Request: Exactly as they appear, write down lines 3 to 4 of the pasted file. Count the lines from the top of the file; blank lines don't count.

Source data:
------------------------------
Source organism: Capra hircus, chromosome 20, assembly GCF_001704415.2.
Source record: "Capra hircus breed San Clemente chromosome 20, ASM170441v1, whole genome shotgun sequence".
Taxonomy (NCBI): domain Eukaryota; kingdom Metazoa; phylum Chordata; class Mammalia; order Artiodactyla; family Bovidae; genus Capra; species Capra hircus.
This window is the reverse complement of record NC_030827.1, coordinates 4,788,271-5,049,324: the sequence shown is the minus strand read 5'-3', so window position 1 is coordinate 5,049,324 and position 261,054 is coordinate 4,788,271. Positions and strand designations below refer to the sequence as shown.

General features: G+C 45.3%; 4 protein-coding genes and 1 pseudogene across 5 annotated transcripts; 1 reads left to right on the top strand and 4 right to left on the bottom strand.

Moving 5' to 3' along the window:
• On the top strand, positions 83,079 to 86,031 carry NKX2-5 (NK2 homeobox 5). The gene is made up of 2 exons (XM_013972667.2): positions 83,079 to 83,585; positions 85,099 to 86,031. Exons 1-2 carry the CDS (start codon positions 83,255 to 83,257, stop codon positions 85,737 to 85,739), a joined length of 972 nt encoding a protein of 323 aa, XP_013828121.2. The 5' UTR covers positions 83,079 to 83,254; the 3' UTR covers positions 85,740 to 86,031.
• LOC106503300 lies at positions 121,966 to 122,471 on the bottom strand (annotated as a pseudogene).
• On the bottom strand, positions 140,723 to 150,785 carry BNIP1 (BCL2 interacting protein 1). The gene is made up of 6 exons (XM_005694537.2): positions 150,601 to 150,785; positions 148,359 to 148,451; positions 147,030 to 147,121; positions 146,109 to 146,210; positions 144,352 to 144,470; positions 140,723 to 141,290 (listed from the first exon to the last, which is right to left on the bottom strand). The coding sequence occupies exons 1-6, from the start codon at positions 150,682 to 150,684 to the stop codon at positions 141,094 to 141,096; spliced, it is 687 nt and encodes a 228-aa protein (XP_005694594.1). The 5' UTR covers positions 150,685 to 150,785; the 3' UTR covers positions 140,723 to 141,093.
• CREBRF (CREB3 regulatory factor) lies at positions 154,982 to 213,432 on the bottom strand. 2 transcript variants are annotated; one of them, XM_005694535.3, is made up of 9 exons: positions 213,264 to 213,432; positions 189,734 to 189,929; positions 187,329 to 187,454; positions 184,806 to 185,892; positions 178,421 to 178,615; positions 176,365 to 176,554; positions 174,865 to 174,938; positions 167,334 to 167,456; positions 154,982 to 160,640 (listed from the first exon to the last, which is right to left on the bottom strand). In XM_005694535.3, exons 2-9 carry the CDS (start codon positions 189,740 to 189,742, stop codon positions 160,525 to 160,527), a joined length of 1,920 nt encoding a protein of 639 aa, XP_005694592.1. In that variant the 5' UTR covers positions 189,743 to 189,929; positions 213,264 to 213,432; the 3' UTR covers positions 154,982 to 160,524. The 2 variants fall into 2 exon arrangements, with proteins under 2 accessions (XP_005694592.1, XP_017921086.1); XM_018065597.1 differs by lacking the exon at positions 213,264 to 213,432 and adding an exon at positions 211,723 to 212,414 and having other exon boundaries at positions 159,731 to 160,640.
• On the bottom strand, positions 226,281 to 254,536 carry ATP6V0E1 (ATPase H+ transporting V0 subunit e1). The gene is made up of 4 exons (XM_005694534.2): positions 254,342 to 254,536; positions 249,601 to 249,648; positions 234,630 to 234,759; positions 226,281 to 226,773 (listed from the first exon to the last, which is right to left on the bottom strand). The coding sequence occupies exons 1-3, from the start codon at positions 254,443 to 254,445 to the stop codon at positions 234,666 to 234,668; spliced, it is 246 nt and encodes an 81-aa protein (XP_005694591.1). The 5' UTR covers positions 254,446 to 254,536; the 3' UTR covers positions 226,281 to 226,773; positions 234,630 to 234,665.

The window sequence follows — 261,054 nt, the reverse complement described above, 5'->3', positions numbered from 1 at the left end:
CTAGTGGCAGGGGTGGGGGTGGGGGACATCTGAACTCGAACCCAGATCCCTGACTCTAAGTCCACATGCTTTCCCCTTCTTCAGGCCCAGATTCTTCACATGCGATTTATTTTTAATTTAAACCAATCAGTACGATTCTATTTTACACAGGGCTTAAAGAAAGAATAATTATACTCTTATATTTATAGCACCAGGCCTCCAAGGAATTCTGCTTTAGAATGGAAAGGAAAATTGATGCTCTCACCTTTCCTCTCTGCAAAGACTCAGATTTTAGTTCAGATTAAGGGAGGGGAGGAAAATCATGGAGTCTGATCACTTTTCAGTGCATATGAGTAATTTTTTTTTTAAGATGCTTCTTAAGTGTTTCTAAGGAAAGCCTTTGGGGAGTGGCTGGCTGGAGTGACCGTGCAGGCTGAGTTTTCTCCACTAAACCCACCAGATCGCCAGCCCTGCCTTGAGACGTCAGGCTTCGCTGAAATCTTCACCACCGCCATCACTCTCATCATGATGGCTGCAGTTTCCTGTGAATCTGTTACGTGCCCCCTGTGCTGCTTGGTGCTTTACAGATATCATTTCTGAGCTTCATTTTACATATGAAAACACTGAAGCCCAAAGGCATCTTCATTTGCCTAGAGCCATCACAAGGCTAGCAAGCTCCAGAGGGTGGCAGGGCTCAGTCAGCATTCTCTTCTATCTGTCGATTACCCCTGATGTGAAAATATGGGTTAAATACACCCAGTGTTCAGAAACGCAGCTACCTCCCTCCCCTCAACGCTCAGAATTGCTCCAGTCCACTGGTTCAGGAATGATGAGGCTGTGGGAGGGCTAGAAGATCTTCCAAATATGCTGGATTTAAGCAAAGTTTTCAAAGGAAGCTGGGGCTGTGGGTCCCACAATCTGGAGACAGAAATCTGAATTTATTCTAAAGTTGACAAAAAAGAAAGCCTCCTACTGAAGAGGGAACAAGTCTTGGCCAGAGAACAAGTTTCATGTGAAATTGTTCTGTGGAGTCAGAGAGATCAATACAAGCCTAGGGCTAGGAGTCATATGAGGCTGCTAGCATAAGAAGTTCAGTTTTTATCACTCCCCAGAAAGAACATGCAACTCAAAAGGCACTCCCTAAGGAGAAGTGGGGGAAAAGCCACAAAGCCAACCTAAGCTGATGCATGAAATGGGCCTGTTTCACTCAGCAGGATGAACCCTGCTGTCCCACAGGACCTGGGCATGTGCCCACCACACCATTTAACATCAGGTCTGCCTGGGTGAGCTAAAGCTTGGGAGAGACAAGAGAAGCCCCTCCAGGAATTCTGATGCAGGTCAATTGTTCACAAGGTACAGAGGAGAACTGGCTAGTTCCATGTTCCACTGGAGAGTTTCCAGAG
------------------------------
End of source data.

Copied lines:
Taxonomy (NCBI): domain Eukaryota; kingdom Metazoa; phylum Chordata; class Mammalia; order Artiodactyla; family Bovidae; genus Capra; species Capra hircus.
This window is the reverse complement of record NC_030827.1, coordinates 4,788,271-5,049,324: the sequence shown is the minus strand read 5'-3', so window position 1 is coordinate 5,049,324 and position 261,054 is coordinate 4,788,271. Positions and strand designations below refer to the sequence as shown.